• The most popular news videos on YouTube, meanwhile, stood out for having a broader international mix. A quarter, 26%, of the top watched news videos were of non-U.S. events, primarily those with a strong visual appeal such as raw footage of Pope Benedict XVI getting knocked over during Mass on Christmas Eve or a clip of a veteran Brazilian news anchor getting caught insulting some janitors without realizing his microphone was still live. Celebrity and media-focused videos were also given significant prominence.

So, mainstream media is important to the news media to give them stories; just so, new media are essential to mainstream media, because the links draw people back to the source.  So it was with incredulity that I read in paidContentUK that The Times and the Sunday Times of the UK, now two separate entities in the online world, both of which are about to re-launch as paid sites, will not allow their articles to appear in search engines.  On one hand, this makes a weird kind of sense.  If the papers are asking subscribers to pay for articles, then they should have exclusive access to those articles. On the other hand, limiting readership to people who pay for print, which is essentially what the Times is doing, is disregarding the way most people find articles, it would disregard the whole link culture as defined by Pew, above, and in the end, limiting the audience that it could have. Thank you, Rupert Murdoch.

And here’s what the Times is ignoring.  Recent figures released by comScore from the Newspaper National Network show online newspaper sites in the top 25 media markets garnered 2 billion page views, “reaching 83.7 million unique visitors in April — up 10% from March, 12% from February, and 15% from January , 2010”. And newspaper sites beat out CNN, AOL News and the Huffington Post as sources.

Meanwhile, commenting on news stories has become an ingrained habit, as social media consumption grows.  minOnline reported on a survey by Gather.com which showed how different demographics consume and send out news.  Different age groups may use different media, e-mail, Facebook,. Twitter as a way of relaying interesting pieces of news, but it’s something that every age group does. Gather.com’s survey found that more than a third of their respondents  go to search engines to find “multiple perspectives on a story”.  Furthermore, the study “confirm publishers fears” that readers are more interested in the story than the source.  “80% say they click on news stories from sources they don’t recognize. The search-driven information economy has effectively leveled the brand playing field and challenged the brand equity many publishers spent decades building.”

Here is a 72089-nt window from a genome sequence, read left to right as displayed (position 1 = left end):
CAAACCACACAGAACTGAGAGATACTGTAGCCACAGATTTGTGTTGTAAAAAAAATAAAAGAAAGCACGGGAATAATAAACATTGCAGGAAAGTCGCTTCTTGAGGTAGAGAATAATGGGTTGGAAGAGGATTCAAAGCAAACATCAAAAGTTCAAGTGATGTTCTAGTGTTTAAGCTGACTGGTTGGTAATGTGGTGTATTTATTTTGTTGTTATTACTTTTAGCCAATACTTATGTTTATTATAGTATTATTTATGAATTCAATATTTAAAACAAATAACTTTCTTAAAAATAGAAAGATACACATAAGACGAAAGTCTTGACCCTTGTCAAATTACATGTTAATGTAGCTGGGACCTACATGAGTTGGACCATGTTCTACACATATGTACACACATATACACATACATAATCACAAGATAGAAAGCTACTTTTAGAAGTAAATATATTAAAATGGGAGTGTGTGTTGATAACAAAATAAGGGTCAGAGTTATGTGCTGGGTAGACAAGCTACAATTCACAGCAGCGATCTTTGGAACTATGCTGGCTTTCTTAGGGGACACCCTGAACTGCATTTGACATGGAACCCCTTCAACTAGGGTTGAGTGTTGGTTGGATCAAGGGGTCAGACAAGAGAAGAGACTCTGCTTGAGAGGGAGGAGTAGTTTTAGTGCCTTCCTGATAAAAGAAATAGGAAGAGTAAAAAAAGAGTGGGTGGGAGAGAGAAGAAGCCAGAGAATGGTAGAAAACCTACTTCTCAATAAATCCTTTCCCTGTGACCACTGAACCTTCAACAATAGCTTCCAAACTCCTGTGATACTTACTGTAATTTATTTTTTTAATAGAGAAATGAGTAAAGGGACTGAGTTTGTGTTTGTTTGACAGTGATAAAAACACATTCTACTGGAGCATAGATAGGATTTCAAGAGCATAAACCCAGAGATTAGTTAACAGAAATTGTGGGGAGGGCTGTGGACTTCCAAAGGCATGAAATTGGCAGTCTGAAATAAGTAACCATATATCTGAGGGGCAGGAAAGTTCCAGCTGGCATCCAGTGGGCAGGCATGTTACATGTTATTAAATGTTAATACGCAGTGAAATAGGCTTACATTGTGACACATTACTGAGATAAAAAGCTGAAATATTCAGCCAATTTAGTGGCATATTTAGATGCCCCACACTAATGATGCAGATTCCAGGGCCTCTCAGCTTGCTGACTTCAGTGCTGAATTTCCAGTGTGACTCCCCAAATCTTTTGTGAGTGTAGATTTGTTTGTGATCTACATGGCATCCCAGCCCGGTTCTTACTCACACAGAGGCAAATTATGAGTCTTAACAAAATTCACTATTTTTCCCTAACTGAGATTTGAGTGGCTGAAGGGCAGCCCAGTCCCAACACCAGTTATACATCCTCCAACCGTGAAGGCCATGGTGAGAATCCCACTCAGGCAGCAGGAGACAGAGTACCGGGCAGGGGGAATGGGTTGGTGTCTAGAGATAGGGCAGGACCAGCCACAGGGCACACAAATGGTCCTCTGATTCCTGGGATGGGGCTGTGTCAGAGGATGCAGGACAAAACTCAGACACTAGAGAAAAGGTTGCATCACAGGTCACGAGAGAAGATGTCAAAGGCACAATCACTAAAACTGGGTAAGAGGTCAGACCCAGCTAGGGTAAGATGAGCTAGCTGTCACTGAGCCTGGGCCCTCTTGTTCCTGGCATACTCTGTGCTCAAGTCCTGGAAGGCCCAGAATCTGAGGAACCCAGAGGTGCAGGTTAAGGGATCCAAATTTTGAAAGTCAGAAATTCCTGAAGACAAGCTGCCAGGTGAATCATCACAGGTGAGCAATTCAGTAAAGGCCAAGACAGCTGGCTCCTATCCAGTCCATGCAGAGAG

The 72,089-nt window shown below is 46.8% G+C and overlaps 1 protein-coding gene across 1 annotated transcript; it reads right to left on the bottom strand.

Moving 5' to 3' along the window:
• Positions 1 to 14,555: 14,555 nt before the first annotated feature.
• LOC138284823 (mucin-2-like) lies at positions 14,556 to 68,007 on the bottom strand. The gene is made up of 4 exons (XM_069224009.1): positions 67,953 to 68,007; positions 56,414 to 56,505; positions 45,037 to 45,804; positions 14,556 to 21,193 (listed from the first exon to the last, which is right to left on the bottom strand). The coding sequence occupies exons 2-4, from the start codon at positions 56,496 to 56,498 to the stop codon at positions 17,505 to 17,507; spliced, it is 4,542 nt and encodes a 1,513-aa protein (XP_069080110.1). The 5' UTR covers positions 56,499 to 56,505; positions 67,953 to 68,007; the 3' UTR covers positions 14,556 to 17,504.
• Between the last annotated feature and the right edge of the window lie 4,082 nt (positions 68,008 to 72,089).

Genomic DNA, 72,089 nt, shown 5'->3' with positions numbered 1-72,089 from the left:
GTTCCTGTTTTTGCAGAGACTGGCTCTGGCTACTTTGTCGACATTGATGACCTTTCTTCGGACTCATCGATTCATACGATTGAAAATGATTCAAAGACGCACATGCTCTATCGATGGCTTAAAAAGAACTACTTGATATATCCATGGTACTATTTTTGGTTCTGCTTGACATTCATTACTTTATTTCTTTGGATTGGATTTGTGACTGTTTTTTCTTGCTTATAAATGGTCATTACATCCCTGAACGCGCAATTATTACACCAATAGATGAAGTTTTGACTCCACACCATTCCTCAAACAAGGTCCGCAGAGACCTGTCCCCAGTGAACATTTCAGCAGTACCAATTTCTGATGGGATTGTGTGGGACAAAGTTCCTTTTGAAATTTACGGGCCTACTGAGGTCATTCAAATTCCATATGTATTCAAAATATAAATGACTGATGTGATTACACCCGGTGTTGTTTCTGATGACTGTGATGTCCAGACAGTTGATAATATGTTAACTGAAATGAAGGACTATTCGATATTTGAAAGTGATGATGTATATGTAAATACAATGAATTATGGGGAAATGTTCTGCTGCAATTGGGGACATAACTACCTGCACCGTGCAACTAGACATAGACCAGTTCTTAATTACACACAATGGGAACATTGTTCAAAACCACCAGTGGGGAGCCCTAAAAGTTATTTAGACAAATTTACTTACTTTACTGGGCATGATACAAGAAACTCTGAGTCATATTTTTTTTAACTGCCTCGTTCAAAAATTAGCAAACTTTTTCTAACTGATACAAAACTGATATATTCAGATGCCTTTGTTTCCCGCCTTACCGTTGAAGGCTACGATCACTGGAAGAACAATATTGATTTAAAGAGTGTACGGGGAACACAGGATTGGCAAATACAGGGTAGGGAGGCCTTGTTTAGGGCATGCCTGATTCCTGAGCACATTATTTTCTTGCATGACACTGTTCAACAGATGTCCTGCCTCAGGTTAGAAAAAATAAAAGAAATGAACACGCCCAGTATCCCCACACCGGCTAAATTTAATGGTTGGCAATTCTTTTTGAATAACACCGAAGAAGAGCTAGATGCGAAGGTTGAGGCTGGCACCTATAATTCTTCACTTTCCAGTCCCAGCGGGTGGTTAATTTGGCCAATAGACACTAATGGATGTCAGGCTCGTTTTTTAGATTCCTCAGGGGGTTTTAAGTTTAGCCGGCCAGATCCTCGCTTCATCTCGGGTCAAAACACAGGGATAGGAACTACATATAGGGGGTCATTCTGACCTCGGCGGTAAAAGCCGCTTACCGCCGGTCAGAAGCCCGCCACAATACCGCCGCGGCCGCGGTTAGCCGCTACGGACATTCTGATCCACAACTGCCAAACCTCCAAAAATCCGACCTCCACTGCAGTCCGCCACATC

Have a Comment? Identify Yourself First

April 26, 2010

For years, news sites have allowed the public to weigh in on just about anything that strikes their fancy, and still remain anonymous.  But journalists are rethinking this option, and the New York Times says, more and more news outlets are requiring responders to register before posting comments. William Grueskin, dean of academic affairs at Columbia’s journalism school, says that

… a lot of comment boards turn into the equivalent of a barroom brawl, with most of the participants having blood-alcohol levels of 0.10 or higher. People who might have something useful to say are less willing to participate in boards where the tomatoes are being thrown.

He said news organizations were willing to reconsider anonymity in part because comment pages brought in little revenue; advertisers generally do not like to buy space next to opinions, especially incendiary ones.

Some publications solve this problem by policing comments before they get online, although most do not have the resources to do so.  Some think that the mere fact of requiring registration will weed out the most egregious ranters. But requiring an identity before you comment may be an easy transition for people  who are used to being personally connected to their comments and outbursts on Facebook and Twitter.

More New Journalism Models

April 26, 2010

As journalism changes in form and function, NewsLabs is launching a platform that will help journalists get used to online news.  The founder of Newslabs thinks that the future of journalism is around the “niche brands that are created by the journalists and writers themselves.”  NewsLabs will take applications for these branded niches, and then help the journalist build a site for the writer, host it, and  set up advertising and SEO.  In return, NewsLabs gets a cut of the ad revenue.  This is not like Demand Media, where writers get paid peanuts for turning out brief stories.  This is actual journalism, with reporters all over the world, a rigorous screening process, and equitable pay.

Meanwhile, The Washington Post reports, ProPublica, a nonprofit news gathering outfit has plenty of influential partners – like the Post, the NY times, the LA Times, USA today, Slate, Newsweek,etc.  (more…)

Chrisitan Science Monitor Doing Well Without a Daily Edition But With Some Help

April 9, 2010

About a year ago, the Christian Science Monitor ceased to print a daily edition.  Since then, online traffic is up more than 60%, and they are on budget.  But, online ad revenues are about half of what they were projected to be , says MediaMatters. CSM also has a weekly print edition that has grown 79% in circulation (from 43,000 to 77,000).  Here’s the hitch, though.  CSM is subsidized by the first Church of Christ which hands the paper $20 million a year into the paper (5 times what it could generate on its own, given the $490K ad revenue that it actually got). There are currently, after a recent buyout offer, 81 editorial employees, better than most web journalism efforts, and certainly more than could be paid by revenue alone. Still, CSM is hoping to extricate itself from its paying parent within the next 5 years. Hmm.